Building with Legos

I acknowledge the trademarked status of “Lego” building blocks and use it here without permission.

Phew! Legalities aside let’s get to it. :)

After Mark’s recent Q&A with me for his site, and Paul’s post last week on first novels, I got to thinking about how I approach an idea when it’s new and it still needs a lot of fleshing out—how I personally build a story.

The first thing that occurs to me is a basic plot, a direction I’d like the story to go in, and usually this is in the form of the initial setting, the climax, and the dénouement. (Incidentally, I consider the dénouement as separate from the climax, though I know that some people combine the two; I’ve found dictionaries to differ on this point.) After this I try to brainstorm some characters to accompany the single character that I vaguely have in mind, the one who will travel through the more mentally established storyline.

At this point things usually get turned around for me. The more I develop the characters, it seems, the more they take over the story themselves through their growing personalities and the interactions that they generate. This pattern really takes off once I actually start writing, sometimes to the point where the story will head in a completely different direction, and sometimes to the point where the characters simply won’t work with each other and one or more has to be abandoned. And as we’ve discussed here of late, sometimes the entire project has to be abandoned.

For this reason I find it helpful to keep my story planning to a minimum, to a rough chapter outline at most. This approach worked very well when Eric and I were creating “Green Skies”. As that was a graphic novel the art had a huge influence on the story and so after my first draft of each chapter he and I would work together on the changes he thought necessary from his point of view as the artist (and of course as a reader). Only after the later drafts had been established would he then storyboard the frames for each chapter.

Likewise, other stories I’ve been involved with, my own or others, will often undergo metamorphoses based on how an established character may or may not relate to a situation or another character—issues dealing with motivation, requiring the writer and editor to put themselves in the character’s mind and try to see their world from their standpoint. Not an easy thing to do, as I’m sure is well understood. On the other hand, less character-driven stories require far more planning ahead of time, I think, to keep the focus of the project sharp and the point that the writer wants to make always visible. Losing oneself in a non-character based story runs the danger of it falling flat on its face.

These are just some thoughts I had on the matter, and I’d love to hear from others the process they go through and the initial approach they take.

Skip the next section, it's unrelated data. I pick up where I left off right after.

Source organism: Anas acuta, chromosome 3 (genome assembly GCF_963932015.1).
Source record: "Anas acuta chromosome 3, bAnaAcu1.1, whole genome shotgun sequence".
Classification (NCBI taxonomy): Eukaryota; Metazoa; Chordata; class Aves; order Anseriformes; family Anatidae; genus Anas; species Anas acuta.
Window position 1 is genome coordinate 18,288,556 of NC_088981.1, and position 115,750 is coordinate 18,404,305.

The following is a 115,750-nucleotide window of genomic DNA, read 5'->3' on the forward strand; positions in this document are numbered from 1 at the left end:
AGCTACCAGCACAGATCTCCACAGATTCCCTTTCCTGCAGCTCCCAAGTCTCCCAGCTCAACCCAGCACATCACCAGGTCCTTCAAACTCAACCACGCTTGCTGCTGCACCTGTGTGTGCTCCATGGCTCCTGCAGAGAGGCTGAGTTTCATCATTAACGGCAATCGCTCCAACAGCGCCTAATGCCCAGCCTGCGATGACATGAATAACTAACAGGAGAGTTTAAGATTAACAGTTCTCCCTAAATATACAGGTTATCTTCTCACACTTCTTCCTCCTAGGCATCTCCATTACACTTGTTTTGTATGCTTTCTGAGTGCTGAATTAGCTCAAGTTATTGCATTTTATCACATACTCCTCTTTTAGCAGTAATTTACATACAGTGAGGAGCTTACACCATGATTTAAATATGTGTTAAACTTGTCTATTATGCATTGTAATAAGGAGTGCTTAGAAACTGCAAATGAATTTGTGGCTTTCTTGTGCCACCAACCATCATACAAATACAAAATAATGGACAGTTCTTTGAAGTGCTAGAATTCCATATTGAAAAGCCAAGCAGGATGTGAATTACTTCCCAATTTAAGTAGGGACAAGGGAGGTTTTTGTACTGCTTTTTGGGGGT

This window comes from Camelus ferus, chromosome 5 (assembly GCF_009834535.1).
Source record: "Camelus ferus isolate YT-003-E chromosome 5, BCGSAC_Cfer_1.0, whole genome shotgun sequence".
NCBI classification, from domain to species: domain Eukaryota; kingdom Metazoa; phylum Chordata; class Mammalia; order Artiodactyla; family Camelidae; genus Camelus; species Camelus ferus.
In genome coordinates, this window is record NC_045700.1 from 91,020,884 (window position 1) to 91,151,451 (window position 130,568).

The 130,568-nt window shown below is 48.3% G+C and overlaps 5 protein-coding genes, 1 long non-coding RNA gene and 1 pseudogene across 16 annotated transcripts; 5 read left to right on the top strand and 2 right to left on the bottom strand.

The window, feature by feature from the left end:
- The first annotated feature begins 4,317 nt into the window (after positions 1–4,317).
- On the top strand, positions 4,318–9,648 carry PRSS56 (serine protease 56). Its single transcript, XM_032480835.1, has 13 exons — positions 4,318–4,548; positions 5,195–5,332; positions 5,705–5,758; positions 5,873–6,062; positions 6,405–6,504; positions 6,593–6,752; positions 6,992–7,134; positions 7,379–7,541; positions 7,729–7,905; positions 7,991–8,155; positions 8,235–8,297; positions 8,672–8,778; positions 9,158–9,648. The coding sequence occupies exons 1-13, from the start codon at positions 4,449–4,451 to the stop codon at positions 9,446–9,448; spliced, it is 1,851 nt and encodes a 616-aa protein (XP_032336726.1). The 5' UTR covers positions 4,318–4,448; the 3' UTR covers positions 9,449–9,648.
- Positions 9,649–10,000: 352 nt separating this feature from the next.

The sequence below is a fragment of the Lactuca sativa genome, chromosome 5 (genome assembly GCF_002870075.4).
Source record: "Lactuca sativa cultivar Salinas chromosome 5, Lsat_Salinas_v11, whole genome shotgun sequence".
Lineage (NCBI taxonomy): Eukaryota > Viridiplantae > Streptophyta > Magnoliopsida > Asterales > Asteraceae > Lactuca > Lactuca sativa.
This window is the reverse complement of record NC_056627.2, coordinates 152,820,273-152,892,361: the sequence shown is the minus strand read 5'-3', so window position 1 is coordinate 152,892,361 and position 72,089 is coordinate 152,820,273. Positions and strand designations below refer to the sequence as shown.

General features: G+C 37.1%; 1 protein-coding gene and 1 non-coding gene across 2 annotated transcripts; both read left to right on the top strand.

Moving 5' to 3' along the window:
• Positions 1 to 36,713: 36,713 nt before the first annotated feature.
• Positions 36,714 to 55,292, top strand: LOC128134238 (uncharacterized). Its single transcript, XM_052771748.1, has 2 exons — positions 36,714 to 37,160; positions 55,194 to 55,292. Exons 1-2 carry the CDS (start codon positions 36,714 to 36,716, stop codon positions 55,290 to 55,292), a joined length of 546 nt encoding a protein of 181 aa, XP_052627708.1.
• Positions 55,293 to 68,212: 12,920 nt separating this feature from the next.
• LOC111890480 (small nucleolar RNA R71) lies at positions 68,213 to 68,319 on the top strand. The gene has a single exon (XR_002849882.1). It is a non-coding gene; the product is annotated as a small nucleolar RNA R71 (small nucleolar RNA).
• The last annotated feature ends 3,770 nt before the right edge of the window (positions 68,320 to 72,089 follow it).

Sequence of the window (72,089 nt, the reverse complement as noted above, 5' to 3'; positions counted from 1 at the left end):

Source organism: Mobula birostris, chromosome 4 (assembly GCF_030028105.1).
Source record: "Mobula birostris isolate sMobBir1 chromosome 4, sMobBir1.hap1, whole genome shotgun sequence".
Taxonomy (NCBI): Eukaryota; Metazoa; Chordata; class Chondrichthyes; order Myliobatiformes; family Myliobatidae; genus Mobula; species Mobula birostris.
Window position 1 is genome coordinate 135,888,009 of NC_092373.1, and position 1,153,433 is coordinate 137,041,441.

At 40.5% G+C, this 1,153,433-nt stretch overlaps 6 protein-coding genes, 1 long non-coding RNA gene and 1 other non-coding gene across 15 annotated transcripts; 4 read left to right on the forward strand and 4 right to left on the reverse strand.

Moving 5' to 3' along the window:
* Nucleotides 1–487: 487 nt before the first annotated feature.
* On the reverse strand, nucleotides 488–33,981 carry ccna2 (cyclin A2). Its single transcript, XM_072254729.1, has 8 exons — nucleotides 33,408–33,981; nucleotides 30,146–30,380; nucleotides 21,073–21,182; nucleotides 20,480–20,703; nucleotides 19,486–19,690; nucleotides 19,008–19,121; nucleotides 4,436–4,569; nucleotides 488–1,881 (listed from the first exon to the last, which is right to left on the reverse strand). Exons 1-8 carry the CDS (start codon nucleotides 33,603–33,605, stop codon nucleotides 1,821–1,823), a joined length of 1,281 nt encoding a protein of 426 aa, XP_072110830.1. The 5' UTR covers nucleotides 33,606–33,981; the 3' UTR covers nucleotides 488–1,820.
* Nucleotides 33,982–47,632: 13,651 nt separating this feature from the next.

And lastly, speaking of stories, I finally took the time to figure out the Kindle pricing scheme for people selling on international sites but based outside of the U.S. The upshot of which is that now “Randolph’s One Bedroom” is at long last available for just 99 cents! (Though note that the displayed price varies when is viewed from outside the U.S.) The very price I’ve been wanting to sell it at since I published the nutty thing a year ago. All’s well that ends well, I suppose.

Next week, Paul j Rogers looks at planning a novel.

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  1. Paul
    Posted May 14, 2011 at 4:08 am | Permalink

    The differences between BrE and AmE never cease to amaze: Lego (uncountable) in the UK. Regarding how much to plan beforehand, I guess it’s case by case. You can start with a blank page or create a detailed outline. Somewhere between the two works best for me although it’s more just research than plot direction.

  2. Andrew
    Posted May 14, 2011 at 8:36 pm | Permalink

    Yeah, I know. I think the company name officially lacks the ‘s’ but as a kid I always pluralized it. I’ve noticed that my nephew does the same. I suppose it makes sense when you’re referring to the pile of blocks on the floor rather than the company itself.

    Just out of curiosity, whereabouts between a blank page and a detailed outline are you? Do you make an outline of ideas for each chapter or just notes on your research? Or something else entirely?

  3. Posted May 15, 2011 at 3:37 pm | Permalink

    Characters always come first for me and it generally starts with names, or nicknames. Once I have a name, I get a voice and a look. Once that happens, plot ideas start to form but its been different with each project. Dogs Chase Cars took me where the characters wanted to take me with very little planning. The sequel is 20,000 words in and developing alongs the same lines but with more planning. I am re-drafting my second novel ‘Moscow Drive’ and it features around 50 characters and an awful lot of sub-plotting. Naturally, this has called for a detailed chapter plan to tie all of those subs together.
    I am always fascinated by the process and how different writers approach it. I’ve been telling myself that I may get around to trying the John Irving approach one of these days. Last line first, work backwards from the climax to find the beginning and the first line will be the last line you write.

  4. Andrew
    Posted May 16, 2011 at 1:09 am | Permalink

    I’ve been telling myself that I may get around to trying the John Irving approach one of these days. Last line first, work backwards from the climax to find the beginning and the first line will be the last line you write.

    Now that is interesting!

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